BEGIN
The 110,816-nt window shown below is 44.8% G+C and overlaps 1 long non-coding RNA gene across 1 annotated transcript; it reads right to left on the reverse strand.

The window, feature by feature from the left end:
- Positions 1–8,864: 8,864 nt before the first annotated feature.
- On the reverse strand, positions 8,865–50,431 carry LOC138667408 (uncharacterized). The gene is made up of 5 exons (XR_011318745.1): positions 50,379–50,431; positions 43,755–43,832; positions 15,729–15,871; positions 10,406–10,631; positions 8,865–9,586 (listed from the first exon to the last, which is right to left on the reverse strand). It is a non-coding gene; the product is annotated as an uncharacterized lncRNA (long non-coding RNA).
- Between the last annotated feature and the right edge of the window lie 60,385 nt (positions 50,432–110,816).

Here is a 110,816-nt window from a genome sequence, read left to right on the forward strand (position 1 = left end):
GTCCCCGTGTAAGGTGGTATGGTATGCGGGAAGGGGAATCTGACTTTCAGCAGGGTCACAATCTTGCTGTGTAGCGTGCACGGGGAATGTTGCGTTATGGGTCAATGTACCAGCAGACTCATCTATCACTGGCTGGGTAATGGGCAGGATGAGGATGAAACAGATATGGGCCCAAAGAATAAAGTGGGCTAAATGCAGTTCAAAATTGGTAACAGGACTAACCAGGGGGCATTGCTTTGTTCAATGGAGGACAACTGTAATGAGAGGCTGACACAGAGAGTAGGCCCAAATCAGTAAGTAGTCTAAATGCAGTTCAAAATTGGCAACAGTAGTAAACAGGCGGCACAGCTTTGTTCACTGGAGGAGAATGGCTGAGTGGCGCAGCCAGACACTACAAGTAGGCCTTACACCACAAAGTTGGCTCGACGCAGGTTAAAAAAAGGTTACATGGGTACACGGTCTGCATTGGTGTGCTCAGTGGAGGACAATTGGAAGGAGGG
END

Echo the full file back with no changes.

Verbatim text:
The 110,816-nt window shown below is 44.8% G+C and overlaps 1 long non-coding RNA gene across 1 annotated transcript; it reads right to left on the reverse strand.

The window, feature by feature from the left end:
- Positions 1–8,864: 8,864 nt before the first annotated feature.
- On the reverse strand, positions 8,865–50,431 carry LOC138667408 (uncharacterized). The gene is made up of 5 exons (XR_011318745.1): positions 50,379–50,431; positions 43,755–43,832; positions 15,729–15,871; positions 10,406–10,631; positions 8,865–9,586 (listed from the first exon to the last, which is right to left on the reverse strand). It is a non-coding gene; the product is annotated as an uncharacterized lncRNA (long non-coding RNA).
- Between the last annotated feature and the right edge of the window lie 60,385 nt (positions 50,432–110,816).

Here is a 110,816-nt window from a genome sequence, read left to right on the forward strand (position 1 = left end):
GTCCCCGTGTAAGGTGGTATGGTATGCGGGAAGGGGAATCTGACTTTCAGCAGGGTCACAATCTTGCTGTGTAGCGTGCACGGGGAATGTTGCGTTATGGGTCAATGTACCAGCAGACTCATCTATCACTGGCTGGGTAATGGGCAGGATGAGGATGAAACAGATATGGGCCCAAAGAATAAAGTGGGCTAAATGCAGTTCAAAATTGGTAACAGGACTAACCAGGGGGCATTGCTTTGTTCAATGGAGGACAACTGTAATGAGAGGCTGACACAGAGAGTAGGCCCAAATCAGTAAGTAGTCTAAATGCAGTTCAAAATTGGCAACAGTAGTAAACAGGCGGCACAGCTTTGTTCACTGGAGGAGAATGGCTGAGTGGCGCAGCCAGACACTACAAGTAGGCCTTACACCACAAAGTTGGCTCGACGCAGGTTAAAAAAAGGTTACATGGGTACACGGTCTGCATTGGTGTGCTCAGTGGAGGACAATTGGAAGGAGGG